Apple Jacks cereal rings

Invented in 1965 by Kellogg’s, Apple Jacks has been a firm favorite on breakfast tables for decades. Over the years, the crunchy orange and green cereal has taken many forms and featured a cast of mascots. Originally round, Apple Jacks has also assumed a variety of temporary shapes including carrots, ghouls, and bats. One thing that’s remained, however, is the cereal’s distinctive green box — a feature that makes the product easy to locate amid the plethora of other breakfast treats on supermarket shelves.

Described by Kellogg’s as a "crunchy, sweetened three-grain cereal with apple and cinnamon," Apple Jacks has managed to maintain a solid fan base for close to six decades. And the colorful cereal pieces and appealing mascots aren’t just a hit with children. The cereal’s distinctive flavor and smell conjure pangs of nostalgia for many an adult. However, it’s not all rainbows and butterflies. Despite its popularity, Apple Jacks’ nutritional value is questionable. Eat This, Not That recently ranked Apple Jacks as second-worst in a lineup of 28 kinds of cereal for its high sugar content, and hydrogenated oil, BHT, color, and flavor additives. Read on to learn more about this popular breakfast treat.

Apple Jacks was created by a Kellogg’s intern

Boxes of Apple Jacks cereal

Apple Jacks was created by William Thilly, a former Kellogg’s intern who is currently a professor of genetics, toxicology, and biological engineering at MIT. And it all started with an experiment gone wrong. Back in 1965, Kellogg’s was working on developing a new snack when somebody neglected to connect the cable to a machine that produced cheese liquid, leading to a high-pressure cheese explosion that covered the entire research area. The diligent intern that he was, Thilly worked after hours to steam the cheese off the research equipment. And Kellogg’s was grateful. "They doubled my pay, put me on my own, and said, ‘What would you like to create?’," Thilly told Extra Crispy.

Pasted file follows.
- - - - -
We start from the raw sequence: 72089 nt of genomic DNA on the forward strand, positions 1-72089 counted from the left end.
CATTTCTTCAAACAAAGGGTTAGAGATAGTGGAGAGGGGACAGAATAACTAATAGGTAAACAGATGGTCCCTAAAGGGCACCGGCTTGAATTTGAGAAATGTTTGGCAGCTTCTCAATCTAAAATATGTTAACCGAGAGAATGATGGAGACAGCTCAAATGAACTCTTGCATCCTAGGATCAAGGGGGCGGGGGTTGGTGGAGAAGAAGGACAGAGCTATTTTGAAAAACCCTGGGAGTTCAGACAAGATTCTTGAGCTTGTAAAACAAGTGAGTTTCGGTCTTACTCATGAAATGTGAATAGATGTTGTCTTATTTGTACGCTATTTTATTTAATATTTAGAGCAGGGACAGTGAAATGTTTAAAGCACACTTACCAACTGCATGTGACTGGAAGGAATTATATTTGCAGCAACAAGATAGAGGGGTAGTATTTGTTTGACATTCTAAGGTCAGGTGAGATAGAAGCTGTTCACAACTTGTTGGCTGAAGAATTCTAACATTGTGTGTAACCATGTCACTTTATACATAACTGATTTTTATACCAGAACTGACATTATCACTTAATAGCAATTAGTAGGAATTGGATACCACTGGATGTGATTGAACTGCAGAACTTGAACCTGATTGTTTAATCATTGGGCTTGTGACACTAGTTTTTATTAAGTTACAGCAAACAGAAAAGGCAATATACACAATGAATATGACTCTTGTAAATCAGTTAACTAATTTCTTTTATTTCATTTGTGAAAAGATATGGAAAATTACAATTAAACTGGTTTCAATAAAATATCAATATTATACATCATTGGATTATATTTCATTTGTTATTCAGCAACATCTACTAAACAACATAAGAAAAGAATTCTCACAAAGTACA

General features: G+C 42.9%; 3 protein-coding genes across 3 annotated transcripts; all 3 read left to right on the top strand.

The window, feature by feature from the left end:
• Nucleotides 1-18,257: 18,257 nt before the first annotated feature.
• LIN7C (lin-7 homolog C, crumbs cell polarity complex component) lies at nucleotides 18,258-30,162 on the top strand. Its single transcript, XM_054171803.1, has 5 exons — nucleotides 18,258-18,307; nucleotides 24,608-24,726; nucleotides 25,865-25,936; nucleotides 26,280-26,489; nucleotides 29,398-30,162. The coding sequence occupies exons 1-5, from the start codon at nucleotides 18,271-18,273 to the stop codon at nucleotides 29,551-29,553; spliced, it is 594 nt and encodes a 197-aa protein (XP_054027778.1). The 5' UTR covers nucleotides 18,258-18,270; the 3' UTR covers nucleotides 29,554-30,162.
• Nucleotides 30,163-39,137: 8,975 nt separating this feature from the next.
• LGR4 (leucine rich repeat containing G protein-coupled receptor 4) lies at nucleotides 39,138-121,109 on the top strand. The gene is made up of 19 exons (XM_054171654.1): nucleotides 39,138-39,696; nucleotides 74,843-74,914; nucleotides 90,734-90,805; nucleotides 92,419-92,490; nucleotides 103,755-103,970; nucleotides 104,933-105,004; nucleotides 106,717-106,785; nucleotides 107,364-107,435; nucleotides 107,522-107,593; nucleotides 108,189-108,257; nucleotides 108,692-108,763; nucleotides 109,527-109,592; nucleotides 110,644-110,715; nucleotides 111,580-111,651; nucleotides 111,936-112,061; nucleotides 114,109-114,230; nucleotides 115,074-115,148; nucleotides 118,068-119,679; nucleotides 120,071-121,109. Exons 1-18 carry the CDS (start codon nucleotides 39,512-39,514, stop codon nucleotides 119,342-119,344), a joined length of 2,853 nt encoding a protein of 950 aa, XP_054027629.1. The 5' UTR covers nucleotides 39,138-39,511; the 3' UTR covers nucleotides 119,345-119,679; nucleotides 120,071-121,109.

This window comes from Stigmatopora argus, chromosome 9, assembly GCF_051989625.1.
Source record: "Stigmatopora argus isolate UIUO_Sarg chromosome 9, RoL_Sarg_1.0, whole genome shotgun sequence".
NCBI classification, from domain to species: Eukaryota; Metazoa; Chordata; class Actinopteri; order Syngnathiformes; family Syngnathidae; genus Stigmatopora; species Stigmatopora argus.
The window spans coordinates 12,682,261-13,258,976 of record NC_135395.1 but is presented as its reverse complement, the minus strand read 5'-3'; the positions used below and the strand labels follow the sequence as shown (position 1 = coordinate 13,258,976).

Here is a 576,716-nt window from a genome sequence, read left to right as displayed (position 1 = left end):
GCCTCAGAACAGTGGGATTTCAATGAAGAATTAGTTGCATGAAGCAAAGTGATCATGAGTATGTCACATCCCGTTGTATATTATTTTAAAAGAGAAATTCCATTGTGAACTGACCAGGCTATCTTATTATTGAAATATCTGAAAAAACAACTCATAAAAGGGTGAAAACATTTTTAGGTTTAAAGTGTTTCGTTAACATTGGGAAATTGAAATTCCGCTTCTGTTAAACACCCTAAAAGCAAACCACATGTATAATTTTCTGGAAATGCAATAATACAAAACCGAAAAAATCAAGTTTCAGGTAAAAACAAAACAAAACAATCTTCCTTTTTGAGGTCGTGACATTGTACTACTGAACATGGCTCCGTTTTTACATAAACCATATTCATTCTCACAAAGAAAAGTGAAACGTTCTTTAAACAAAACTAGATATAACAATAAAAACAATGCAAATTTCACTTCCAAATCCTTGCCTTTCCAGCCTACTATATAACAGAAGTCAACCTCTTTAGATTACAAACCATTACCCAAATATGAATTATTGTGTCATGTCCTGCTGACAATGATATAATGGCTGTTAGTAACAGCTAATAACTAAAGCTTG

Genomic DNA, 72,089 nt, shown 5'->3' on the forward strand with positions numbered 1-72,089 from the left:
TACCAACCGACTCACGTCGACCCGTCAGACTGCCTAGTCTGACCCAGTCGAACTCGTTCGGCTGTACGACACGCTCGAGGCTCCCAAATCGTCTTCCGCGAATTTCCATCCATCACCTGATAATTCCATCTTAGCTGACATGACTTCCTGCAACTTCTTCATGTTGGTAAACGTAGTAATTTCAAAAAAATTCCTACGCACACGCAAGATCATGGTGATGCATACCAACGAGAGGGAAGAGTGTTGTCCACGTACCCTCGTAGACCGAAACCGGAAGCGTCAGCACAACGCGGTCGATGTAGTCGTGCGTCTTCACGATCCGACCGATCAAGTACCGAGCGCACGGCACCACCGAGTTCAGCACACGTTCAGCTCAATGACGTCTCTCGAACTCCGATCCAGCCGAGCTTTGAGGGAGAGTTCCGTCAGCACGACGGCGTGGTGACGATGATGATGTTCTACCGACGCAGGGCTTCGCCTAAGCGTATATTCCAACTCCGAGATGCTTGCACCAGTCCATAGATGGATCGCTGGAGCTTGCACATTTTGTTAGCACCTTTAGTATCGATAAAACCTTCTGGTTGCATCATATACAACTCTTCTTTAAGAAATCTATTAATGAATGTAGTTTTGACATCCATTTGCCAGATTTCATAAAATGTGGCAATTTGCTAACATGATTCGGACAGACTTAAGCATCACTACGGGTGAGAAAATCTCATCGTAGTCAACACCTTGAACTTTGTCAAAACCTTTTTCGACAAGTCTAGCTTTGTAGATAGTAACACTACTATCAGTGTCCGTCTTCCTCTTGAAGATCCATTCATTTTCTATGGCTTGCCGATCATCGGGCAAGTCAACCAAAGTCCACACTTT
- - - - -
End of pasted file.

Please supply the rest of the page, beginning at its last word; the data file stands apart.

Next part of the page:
Raised on a farm, Thilly’s mind immediately turned to apples. When a co-worker showed Thilly some Os from a discontinued Kellogg’s brand, the idea for Apple Jacks was born. "First, we tried dried applesauce, but the cereal stuck together and sank to the bottom of the bowl," Thilly said. At the end of the day, the secret of the Apple Jacks’ recipe turned out to be a combination of the discontinued Os, a dried apple product sold in California at the time, and cinnamon.

Apple Jacks doesn’t taste like apples

Fresh red apples

Despite its name and the initial focus on apples, Apple Jacks tastes nothing like the sweet and tart fruit. In fact, the brand doesn’t even seem to pretend that the breakfast cereal should taste anything like apples. A case in point is a 2000s advertising campaign that proudly proclaimed, "Apple Jacks don’t taste like apples because the taste of sweet cinnamon is the winner, mon" (via Los Angeles Times). One of the brand’s more recent inventions — Frosted Flakes and Apple Jacks — follows the no-apple-taste trend. The cereal is simply a mashup of the two breakfast treats.

Since Apple Jacks doesn’t taste like apples, many consumers have been asking the obvious question — does the cereal actually contain apples? As it turns out, Apple Jacks does contain apples, although they appear on the product’s ingredients list below sugar, salt, and flour. According to the label, Apple Jacks contains an undetermined quantity of dried apples and apple juice concentrate.

The Apple Jacks flavor is hard to pin down

Sugar cubes

So if Apple Jacks does not taste like apples, what does it taste like? As a matter of fact, many have found describing the flavor of the snack tricky, to say the least. When pastry chef and multiple nominee for the James Beard Award, Cynthia Wong was asked the question by Extra Crispy, this was her response: "Besides sugar? Maybe some cinnamon, some malt syrup. Definitely sugar."